Fall Boating Destinations

By October 1, 2020May 29th, 2021Explore
Photo by Noah Silliman on Unsplash | Fall Boating | Snag-A-Slip

Up and down the East Coast, boaters get a view of the magic of fall in a way landlubbers never will. It’s true! While they’re sitting on jam-packed roadways, you can enjoy cooler, less crowded cruising and leaf peeping from your own deck. The already naturally beautiful waterways will transform into a vibrant display of reds, purples, oranges and yellows that you won’t want to miss.

Now, you may be pulling out the sweaters and scarves, but fall still offers wonderful boating opportunities. Vacationers have headed home so there’s less traffic on the water. And the sweltering summer temperatures have mellowed, making cruising more comfortable. And, fishermen know that fall fishing is unmatched – with fish enthusiastically feeding, fattening up for the cold winter ahead. So, pick your location and set your course for spectacular fall vistas you won’t soon forget. To help you choose, here are Snag-A-Slip’s most popular fall boating destinations:

Annapolis, Maryland

There’s good reason why Annapolis is still one of the most famous boating destinations in the world. Its shoreline is not only picturesque, but spans over 533 miles.  It’s also home to the country’s largest estuary, right in the Chesapeake Bay. While there, you’ll have no shortage of water activities – from historic water tours to paddle boarding. And if you’ll be doing some fall fishing, you’ll be rewarded with black drum, smallmouth and largemouth bass, flounder, bluefish, and silver perch. But when you’re ready to come on dry land and do some sightseeing, the historic district offers shopping, dining, arts and entertainment.

Block Island, Rhode Island

Another matchless boating destination smart boaters flock to every October, for the empty beaches, and quaint shops, is Block Island. No matter what your favorite pastime, the small beautiful island is a perfect place to experience the magical change of seasons, while unwinding by one of their pebbled coves or soft sandy beaches. The island’s manageable 9.734 square miles means you can walk it, bike it or hail any of the good old-fashioned cabs that always seem to be just where you need them.  Plus, if you’re bringing your rod, you might catch salmon, mako shark, thresher shark, and walleye.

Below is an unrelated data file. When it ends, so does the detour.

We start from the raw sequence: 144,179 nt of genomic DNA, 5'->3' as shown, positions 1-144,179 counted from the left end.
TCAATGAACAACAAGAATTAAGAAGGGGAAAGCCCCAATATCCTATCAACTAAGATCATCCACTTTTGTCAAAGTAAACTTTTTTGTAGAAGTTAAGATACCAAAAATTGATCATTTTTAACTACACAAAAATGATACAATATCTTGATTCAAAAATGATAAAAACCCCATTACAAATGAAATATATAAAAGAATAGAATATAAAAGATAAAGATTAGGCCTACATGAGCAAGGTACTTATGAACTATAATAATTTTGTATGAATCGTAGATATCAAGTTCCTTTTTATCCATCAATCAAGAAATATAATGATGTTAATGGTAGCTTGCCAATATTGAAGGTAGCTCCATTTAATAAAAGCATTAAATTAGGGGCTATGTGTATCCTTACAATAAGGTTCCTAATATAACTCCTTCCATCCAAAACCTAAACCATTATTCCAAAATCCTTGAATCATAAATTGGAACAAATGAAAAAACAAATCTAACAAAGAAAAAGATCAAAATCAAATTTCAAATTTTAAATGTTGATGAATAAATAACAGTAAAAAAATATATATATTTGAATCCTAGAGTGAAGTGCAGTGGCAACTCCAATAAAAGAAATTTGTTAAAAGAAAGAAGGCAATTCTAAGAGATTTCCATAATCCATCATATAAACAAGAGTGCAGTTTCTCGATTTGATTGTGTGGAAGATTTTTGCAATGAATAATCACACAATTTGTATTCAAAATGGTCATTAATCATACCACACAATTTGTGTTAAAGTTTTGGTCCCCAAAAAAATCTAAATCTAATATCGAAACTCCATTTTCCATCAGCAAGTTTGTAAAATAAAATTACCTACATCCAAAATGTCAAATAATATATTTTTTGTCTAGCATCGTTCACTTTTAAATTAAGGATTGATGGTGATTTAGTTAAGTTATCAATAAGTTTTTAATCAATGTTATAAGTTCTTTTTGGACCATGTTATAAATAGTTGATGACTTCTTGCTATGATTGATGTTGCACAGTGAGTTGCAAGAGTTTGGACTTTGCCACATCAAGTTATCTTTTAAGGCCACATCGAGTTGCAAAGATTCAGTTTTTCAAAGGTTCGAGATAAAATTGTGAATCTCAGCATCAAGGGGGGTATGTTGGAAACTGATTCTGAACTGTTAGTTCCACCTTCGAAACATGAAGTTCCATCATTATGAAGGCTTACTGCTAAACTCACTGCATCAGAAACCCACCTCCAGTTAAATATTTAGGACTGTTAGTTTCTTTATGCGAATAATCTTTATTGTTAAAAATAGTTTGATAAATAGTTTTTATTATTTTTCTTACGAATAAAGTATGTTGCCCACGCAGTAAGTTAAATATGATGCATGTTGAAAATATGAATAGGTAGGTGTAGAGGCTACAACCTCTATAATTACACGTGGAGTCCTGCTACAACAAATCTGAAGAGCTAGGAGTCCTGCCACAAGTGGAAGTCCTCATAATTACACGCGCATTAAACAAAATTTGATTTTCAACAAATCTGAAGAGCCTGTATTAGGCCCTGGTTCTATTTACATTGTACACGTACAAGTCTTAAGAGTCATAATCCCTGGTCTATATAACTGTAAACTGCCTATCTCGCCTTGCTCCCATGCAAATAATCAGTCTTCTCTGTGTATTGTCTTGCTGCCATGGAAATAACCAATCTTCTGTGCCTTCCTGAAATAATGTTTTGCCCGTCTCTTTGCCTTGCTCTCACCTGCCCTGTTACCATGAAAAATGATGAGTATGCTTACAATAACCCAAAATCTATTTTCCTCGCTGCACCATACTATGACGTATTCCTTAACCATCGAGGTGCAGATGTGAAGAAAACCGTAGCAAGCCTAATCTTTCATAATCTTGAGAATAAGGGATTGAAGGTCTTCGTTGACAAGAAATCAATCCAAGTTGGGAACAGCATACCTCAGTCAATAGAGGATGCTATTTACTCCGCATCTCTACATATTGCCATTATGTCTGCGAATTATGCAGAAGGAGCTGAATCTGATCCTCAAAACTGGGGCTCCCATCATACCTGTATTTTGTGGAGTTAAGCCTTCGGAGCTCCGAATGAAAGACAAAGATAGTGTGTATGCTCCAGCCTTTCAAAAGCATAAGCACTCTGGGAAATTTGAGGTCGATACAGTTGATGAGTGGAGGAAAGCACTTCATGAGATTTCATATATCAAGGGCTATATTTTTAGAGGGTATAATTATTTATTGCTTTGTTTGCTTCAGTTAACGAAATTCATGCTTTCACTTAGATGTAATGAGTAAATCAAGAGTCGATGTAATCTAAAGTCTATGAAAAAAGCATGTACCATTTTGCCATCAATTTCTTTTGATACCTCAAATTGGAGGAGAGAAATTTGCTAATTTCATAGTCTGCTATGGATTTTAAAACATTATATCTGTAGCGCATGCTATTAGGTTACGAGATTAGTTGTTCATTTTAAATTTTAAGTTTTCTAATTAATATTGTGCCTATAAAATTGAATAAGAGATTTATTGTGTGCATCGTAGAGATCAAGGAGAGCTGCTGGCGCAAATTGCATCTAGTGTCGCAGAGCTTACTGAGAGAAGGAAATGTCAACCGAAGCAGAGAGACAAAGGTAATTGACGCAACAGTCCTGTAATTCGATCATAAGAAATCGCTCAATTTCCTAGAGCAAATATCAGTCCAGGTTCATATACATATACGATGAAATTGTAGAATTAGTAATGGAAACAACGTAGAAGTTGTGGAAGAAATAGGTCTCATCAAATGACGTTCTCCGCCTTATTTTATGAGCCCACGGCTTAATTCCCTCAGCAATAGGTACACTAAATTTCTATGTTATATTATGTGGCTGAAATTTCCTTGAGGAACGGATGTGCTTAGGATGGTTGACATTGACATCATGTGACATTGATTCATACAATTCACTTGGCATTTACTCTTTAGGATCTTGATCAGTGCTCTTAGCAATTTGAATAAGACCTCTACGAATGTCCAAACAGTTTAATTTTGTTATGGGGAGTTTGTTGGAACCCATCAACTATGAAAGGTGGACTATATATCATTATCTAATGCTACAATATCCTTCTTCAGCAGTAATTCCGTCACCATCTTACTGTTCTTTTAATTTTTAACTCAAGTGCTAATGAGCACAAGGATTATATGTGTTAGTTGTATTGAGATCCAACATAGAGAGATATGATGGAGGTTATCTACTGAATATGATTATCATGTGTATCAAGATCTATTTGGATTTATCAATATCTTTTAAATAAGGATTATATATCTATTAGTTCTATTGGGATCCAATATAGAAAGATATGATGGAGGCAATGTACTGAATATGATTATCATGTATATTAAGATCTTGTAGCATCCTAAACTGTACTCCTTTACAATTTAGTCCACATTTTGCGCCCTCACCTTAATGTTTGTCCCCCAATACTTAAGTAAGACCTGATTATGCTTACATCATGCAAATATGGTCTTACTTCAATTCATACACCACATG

Montauk, New York

Although New York is sure to cool down quicker than more southern states, Montauk still offers premier scenic fall boating. The village and surrounding area draw boaters who enjoy exploring the historic village and surrounding areas. While there, visit the lighthouse that dates back to 1797, or venture into the famous healing salt cave. Because Montauk is the surfcasting capital of the world, you should

know that well into November, anglers delight in catching striped bass. But as every old salt knows, weather can change quickly in the fall, especially around Montauk, so make sure to keep an eye on the sky and weather reports, and react appropriately.

Wilmington, North Carolina

Nestled between the Cape Fear River and the Atlantic Ocean, Wilmington is not only beautiful in the fall, but is also humming with activity. The autumn leaves are a perfect backdrop to a wide array of historic attractions and water activities – such as Riverfest, Oysterberfest, Cape Fear Kite Festival, N.C. Surf to Sound Challenge, and the Carolina Beach Marathon, Half Marathon, and 5K. Phew!  You get the idea. And, if it’s a fall fishing adventure you’re looking for, you can count on wahoo, spotted seatrout, bluefish, yellowfin tuna, and black drum.

Fort Lauderdale, Florida

If you prefer warmer weather, even in the fall, you’ll find it in Fort Lauderdale. It’s probably why it’s the Yachting Capital of the World, and home to more than 40,000 yachts, and the Fort Lauderdale International Boat Show each fall. You’ll also find one of the best selection of restaurants offering delicious dining by water. So, you can cruise the waters and tie up for a meal whenever you like. If you’re thinking of catching your own dinner, the Gulf Steam is just a few miles offshore.

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Author Jo

Jo is a lifelong boat lover and writer. She learned the ropes of boating on her family’s 36’ Carver at the Jersey (joy-see) shore. With over 30 years of writing under her belt, she delights in seeking out, and sharing, the things most important to fellow boating enthusiasts. Jo now lives in Connecticut, near the water she adores, with her husband, two children and large, hairy dog. She is over the moon to be part of the Snag-A-Slip crew!

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